the European Commission proposed a revised Payments Services Directive (PSD2) and submitted a proposal for regulation on interchange fees for card-based payment transactions.
The payments, known as multilateral interchange fees or MIFs, are charges during transactions between the merchant and buyer’s banks. Member states can lower the charge ceiling if they wish.
The European Parliament voted to cap interchange fees at 0.2% of transaction value for debit cards and 0.3% for credit cards.
Member states have the discretion to exclude three party schemes in certain circumstances - for example when they license others to issue their cards - rather than making their inclusion compulsory.
Meanwhile, although the domestic interchange fee on debit cards is capped at 0.2%, this may represent a weighted average, the annual transaction value of all domestic debit card transactions, rather than a cap on each individual transaction.
"This legislation, combined with the upcoming Payment Services Directive, will establish a level playing field for payments across Europe. It should enhance fee transparency, stimulate competition and enable both retailers and users to choose the card schemes that offer them the best terms,” said Spanish MEP Pablo Zalba Bidegain (European People’s Party), who steered the proposal through Parliament with ease, carrying the law by 621 votes to 26, with 29 abstentions.
Exemptions: Commercial cards and “three party” schemes
The new rules will not apply to so-called “three-party” card schemes such as Diners and American Express (involving only one bank) provided the card is both issued and processed within the same scheme. Commercial cards used only to pay business expenses will also be exempt.
After three years, the rules will also apply to three-party card schemes that licence other parties to issue cards and thus circumvent the law by effectively operating as four-party ones.
The capping rules do not affect ATM cash withdrawals.
Competition Commissioner Margrethe Vestager said: "For too long, uncompetitive and hidden bank interchange fees have increased costs of merchants and consumers.Today's vote has brought us another step closer to putting an end to this. This legislation will put a cap on interchange fees, make them more transparent and remove a hurdle to rolling out innovative payment technologies. It is good for consumers, good for business and good for innovation and growth in Europe. As cards are the most widely used means of online payment, this Regulation is also an important building block to complete the European Digital Single Market."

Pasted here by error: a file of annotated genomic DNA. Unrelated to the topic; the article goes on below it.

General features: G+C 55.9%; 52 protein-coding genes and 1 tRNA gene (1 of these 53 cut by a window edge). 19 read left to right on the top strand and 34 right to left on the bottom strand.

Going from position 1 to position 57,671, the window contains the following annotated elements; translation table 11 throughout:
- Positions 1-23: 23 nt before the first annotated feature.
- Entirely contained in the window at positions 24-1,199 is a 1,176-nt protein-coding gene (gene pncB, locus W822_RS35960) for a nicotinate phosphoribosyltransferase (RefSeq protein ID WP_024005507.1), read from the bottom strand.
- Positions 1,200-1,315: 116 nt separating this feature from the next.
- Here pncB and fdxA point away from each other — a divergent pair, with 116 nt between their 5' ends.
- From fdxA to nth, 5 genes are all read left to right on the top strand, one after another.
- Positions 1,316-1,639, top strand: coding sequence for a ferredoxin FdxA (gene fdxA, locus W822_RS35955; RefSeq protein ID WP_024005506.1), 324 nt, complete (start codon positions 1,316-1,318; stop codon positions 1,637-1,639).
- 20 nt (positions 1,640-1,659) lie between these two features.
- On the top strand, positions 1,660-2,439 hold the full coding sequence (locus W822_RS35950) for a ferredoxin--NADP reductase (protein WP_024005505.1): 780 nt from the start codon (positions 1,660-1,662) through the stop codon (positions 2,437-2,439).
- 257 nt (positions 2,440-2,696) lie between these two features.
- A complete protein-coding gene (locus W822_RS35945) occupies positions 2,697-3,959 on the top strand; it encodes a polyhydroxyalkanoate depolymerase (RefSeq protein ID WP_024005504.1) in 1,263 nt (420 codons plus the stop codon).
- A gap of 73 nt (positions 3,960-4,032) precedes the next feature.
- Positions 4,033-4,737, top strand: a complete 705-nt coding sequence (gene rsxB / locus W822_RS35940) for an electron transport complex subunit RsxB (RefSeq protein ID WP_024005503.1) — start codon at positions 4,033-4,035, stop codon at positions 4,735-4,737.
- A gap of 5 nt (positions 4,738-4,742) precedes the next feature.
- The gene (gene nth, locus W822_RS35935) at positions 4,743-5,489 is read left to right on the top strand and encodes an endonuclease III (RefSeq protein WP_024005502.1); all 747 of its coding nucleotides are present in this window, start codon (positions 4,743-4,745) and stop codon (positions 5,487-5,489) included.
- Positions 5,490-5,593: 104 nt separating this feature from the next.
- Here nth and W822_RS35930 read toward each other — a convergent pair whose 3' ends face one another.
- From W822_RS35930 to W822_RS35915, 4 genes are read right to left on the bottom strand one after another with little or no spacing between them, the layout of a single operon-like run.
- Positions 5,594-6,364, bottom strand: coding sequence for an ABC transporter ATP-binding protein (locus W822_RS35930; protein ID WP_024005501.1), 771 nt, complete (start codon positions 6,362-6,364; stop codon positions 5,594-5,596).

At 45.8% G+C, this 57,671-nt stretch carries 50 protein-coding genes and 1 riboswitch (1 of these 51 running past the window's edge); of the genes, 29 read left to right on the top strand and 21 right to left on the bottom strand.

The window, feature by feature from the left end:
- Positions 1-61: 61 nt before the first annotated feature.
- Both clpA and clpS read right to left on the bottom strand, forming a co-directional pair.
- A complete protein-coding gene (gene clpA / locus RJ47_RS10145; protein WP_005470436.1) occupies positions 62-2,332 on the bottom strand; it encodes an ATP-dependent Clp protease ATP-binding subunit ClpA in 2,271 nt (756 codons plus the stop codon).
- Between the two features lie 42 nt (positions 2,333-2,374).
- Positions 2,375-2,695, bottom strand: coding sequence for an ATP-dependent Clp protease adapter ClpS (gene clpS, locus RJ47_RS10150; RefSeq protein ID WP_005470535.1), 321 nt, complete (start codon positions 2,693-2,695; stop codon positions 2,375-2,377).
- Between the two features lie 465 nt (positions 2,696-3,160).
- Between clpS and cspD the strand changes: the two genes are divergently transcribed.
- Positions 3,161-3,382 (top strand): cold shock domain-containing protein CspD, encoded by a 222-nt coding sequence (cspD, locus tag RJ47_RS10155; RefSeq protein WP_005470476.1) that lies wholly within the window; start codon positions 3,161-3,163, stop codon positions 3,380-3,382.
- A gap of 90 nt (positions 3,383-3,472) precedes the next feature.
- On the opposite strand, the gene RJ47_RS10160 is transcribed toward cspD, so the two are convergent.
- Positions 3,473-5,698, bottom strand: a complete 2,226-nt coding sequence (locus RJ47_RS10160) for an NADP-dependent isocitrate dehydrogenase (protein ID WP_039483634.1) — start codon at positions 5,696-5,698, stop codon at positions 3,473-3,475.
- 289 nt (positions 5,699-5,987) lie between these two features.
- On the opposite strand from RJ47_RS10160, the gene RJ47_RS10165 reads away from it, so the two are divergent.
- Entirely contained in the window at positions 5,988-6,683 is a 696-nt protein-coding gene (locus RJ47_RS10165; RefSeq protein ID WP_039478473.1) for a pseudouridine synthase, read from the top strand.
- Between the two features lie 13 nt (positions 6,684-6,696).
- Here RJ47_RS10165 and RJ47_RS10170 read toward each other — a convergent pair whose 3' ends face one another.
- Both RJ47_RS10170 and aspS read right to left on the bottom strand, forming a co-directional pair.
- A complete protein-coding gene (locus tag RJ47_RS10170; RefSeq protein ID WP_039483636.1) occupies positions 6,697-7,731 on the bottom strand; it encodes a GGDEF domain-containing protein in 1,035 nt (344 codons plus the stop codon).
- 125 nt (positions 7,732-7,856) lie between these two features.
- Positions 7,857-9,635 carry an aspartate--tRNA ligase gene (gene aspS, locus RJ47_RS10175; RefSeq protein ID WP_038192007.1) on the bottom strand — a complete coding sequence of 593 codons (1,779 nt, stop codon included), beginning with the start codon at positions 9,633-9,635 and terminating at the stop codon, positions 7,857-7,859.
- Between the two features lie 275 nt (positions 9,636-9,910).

Commissioner for Financial Stability, Financial Services and Capital Markets Union, Jonathan Hill said: "I welcome this vote which will bring transparency and legal certainty for the credit card market. It also paves the way for more innovation and competition in the field of online and mobile payments. Crucially, merchants will see the costs of payments fall, which should in turn drive down prices for consumers."
“MasterCard trusts that this agreement will provide the necessary legal certainty for all players. MasterCard looks forward to working in partnership with the European institutions and other stakeholders to continue building a world beyond cash for the benefit of governments, business and Europeans everywhere,” the card company said in a statement.
“At the same time, whilst efforts have been made by policy makers towards ensuring equal treatment of all market players, we remain concerned about the negative impact this may have on cardholders due to the Regulation’s one-size-fits-all approach and by the possible exclusion of some card schemes for another 3 years. We therefore encourage all Member States to respect the principle of equal treatment by ensuring that all schemes remain included in the Regulation’s scope, in particular where flexibility is provided for,” the statement concluded.
"I strongly welcome the capping of these fees, which could save consumers and businesses at least €6 billion annually and help to provide a vital level playing field across the European Union. For too long, shoppers and businesses have had no choice but to accept opaque, unreasonably high fees charged by banks and card providers," said Dutch MEP Sophie In't Veld MEP, 1st Vice President of the ALDE Group and shadow rapporteur for the legislation.